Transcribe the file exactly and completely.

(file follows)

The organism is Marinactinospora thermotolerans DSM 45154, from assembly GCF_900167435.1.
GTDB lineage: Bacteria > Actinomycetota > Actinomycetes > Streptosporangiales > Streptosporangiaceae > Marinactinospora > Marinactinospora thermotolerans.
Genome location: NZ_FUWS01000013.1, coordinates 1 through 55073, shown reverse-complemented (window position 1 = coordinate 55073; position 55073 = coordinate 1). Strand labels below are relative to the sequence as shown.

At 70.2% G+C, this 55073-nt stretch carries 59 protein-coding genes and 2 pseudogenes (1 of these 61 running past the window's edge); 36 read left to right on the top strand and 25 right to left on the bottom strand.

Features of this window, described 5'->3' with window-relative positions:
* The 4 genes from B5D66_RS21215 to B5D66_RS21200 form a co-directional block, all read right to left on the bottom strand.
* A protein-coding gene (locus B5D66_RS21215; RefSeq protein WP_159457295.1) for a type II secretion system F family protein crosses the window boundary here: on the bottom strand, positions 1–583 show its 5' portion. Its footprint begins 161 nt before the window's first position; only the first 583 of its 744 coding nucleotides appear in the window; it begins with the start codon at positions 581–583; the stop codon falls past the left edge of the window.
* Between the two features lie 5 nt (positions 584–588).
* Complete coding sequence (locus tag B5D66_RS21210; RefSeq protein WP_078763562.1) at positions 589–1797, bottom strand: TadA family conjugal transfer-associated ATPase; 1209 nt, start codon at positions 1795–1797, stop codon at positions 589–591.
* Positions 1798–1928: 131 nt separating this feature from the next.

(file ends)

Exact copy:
The organism is Marinactinospora thermotolerans DSM 45154, from assembly GCF_900167435.1.
GTDB lineage: Bacteria > Actinomycetota > Actinomycetes > Streptosporangiales > Streptosporangiaceae > Marinactinospora > Marinactinospora thermotolerans.
Genome location: NZ_FUWS01000013.1, coordinates 1 through 55073, shown reverse-complemented (window position 1 = coordinate 55073; position 55073 = coordinate 1). Strand labels below are relative to the sequence as shown.

At 70.2% G+C, this 55073-nt stretch carries 59 protein-coding genes and 2 pseudogenes (1 of these 61 running past the window's edge); 36 read left to right on the top strand and 25 right to left on the bottom strand.

Features of this window, described 5'->3' with window-relative positions:
* The 4 genes from B5D66_RS21215 to B5D66_RS21200 form a co-directional block, all read right to left on the bottom strand.
* A protein-coding gene (locus B5D66_RS21215; RefSeq protein WP_159457295.1) for a type II secretion system F family protein crosses the window boundary here: on the bottom strand, positions 1–583 show its 5' portion. Its footprint begins 161 nt before the window's first position; only the first 583 of its 744 coding nucleotides appear in the window; it begins with the start codon at positions 581–583; the stop codon falls past the left edge of the window.
* Between the two features lie 5 nt (positions 584–588).
* Complete coding sequence (locus tag B5D66_RS21210; RefSeq protein WP_078763562.1) at positions 589–1797, bottom strand: TadA family conjugal transfer-associated ATPase; 1209 nt, start codon at positions 1795–1797, stop codon at positions 589–591.
* Positions 1798–1928: 131 nt separating this feature from the next.